Late Readers

It seems like every parent I talk to that is considering homeschooling the early grades is worried about reading. So much stress is placed on us, as parents, to get our children reading well as young as possible. I have two kids, one that read novels at 6 and another that didn’t read picture books until 11. Both are raised in a home where I read to them every day, where they see me read on my own, and where reading is fun and useful without being forced. I refused from the beginning to force reading upon my children, believing instead that it would come when they were ready. That gets incredibly difficult when your homeschooled child is still not reading at 10. Other homeschoolers made comments, extended family offered advice, and I even had a lady at the library tell me that my son couldn’t read (she was surprised that I didn’t know!).

Our son started getting a bit self-conscious about not being able to read when he was 10 so we started doing some reading lessons. We tried a dozen different “methods” and the best one for us was The Ordinary Parent’s Guide to Reading. It was suitable for an older child and had him reading sentences in the first lesson. We never did more than one lesson in a day and only did a lesson when he was willing. It still took almost a year for him to get comfortable reading but neither of us felt any rush. My early reader learned to read by memorizing picture books that were read to him over and over again, by reading comic books, and by giving me random letters of the alphabet and asking me how it they sounded. My late reader does not like reading (or being read) anything that he’s heard before and his only interest in the alphabet was when he made a book of the letters. He may never love books the way his brother does but he never has; he has always been more interested in Lego and action figures. While his brother sits at his computer writing a novel, he makes stop-motion Lego movies and draws in his notebook. Forcing him to be an early reader would not have made him love books but it would have guaranteed that he never would like books. That was not a risk we were willing to take.

My early reader has a beautiful vocabulary and loves to read and write. My late reader has an incredible memory and an eye for detail. He’s the one we ask when we can’t remember where we saw something or which movie a certain song was in. There are advantages to reading late – you have to develop a strong memory because you don’t have the advantage of reading something repeatedly. My kids played Monopoly together long before the younger one could read, and while the oldest read the cards each time he played, the younger knew the names of all the properties by memory. I’ve had people tell me that those skills don’t translate into useful career skills but they’re wrong – how many of us struggle to remember someone’s name? Or see someone at a party and stare at them trying to figure out where we first met? Any salesperson will tell you that memory is a huge part of being successful.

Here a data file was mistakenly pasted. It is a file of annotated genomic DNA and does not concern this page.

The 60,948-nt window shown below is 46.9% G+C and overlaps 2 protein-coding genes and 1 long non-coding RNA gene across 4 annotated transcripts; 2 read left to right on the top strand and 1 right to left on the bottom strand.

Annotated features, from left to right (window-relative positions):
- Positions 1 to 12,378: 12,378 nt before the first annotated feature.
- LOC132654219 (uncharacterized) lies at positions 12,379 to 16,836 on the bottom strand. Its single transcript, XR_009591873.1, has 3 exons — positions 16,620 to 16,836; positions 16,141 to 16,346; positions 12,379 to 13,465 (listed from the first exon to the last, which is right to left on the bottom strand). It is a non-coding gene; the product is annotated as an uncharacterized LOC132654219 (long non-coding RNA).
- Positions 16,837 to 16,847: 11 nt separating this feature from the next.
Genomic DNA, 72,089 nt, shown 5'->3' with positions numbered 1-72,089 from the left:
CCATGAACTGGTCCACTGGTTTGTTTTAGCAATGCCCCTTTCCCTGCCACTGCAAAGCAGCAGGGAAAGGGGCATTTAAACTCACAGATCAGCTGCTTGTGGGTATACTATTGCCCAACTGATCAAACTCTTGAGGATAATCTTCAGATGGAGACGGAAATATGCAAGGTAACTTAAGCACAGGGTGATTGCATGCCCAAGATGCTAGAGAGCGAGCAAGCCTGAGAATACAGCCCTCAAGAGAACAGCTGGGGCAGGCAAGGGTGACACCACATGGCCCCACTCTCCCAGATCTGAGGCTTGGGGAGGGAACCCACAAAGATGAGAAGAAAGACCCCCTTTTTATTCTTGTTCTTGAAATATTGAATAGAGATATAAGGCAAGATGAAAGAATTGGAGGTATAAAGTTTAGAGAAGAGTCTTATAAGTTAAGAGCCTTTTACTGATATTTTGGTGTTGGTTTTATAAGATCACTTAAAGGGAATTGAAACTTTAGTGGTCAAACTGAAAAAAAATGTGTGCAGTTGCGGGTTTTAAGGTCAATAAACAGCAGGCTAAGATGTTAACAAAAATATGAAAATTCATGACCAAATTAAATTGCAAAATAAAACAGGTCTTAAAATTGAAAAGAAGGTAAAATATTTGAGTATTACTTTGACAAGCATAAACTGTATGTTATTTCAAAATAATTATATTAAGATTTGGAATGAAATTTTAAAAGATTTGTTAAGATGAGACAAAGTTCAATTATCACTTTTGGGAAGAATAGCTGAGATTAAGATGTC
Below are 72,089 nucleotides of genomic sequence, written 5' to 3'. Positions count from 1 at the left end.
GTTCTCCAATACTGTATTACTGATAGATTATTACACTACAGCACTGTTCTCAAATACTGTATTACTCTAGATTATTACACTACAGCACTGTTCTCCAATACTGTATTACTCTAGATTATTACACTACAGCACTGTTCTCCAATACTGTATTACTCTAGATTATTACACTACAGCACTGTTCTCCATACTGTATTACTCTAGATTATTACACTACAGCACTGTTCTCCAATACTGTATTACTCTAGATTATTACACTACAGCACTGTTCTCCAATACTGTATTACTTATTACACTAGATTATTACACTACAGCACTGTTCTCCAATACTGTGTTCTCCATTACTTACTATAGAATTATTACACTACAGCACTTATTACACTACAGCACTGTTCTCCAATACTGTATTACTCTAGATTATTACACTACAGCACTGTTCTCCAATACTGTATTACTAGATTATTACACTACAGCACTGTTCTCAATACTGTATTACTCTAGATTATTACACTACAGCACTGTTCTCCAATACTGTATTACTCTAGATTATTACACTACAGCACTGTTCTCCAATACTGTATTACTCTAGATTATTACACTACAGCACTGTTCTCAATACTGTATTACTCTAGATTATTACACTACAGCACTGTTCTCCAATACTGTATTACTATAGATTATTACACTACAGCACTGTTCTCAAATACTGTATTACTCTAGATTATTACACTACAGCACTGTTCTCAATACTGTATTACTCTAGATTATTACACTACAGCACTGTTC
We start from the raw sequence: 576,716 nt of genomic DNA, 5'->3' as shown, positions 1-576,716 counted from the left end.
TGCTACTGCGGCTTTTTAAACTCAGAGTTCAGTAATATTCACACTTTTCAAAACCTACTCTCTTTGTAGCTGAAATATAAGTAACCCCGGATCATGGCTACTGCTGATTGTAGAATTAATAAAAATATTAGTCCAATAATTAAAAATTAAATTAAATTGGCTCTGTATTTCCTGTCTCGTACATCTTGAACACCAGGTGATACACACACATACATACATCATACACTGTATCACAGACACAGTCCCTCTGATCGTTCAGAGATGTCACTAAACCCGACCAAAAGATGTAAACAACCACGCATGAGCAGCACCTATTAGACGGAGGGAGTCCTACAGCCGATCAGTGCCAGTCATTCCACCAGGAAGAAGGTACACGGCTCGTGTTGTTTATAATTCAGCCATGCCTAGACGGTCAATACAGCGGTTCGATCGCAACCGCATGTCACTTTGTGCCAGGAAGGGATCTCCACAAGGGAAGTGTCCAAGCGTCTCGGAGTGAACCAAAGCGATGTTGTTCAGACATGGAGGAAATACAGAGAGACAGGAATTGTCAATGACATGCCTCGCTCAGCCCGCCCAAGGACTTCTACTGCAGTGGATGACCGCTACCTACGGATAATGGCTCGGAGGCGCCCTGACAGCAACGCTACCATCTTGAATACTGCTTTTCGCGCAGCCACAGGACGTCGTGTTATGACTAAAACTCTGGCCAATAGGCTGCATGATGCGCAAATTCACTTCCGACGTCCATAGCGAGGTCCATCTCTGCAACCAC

The second advantage of reading late is that readers will see words before anything else. My youngest still doesn’t see the words first – he will see colours, design, spacial relationships, and pictures before his eye is drawn to words, whether he is in a car or reading a comic book. Perhaps he will always see those things first but even if he doesn’t, it will be easier for him to notice them. It also means that out of all of us, he would have the most success if he moved to a different country where he doesn’t speak the language. While the rest of us will struggle to read signs, he will use other cues to get what he needs.

In the end, it doesn’t matter whether your child learns to read at 3 or 13. They are who they are. What matters is that they are loved and encouraged to be the best version of themselves that they can be.

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Author: stuffytales

I'm a Mum of two fabulous boys and an undetermined number of very mischievous stuffed animals.

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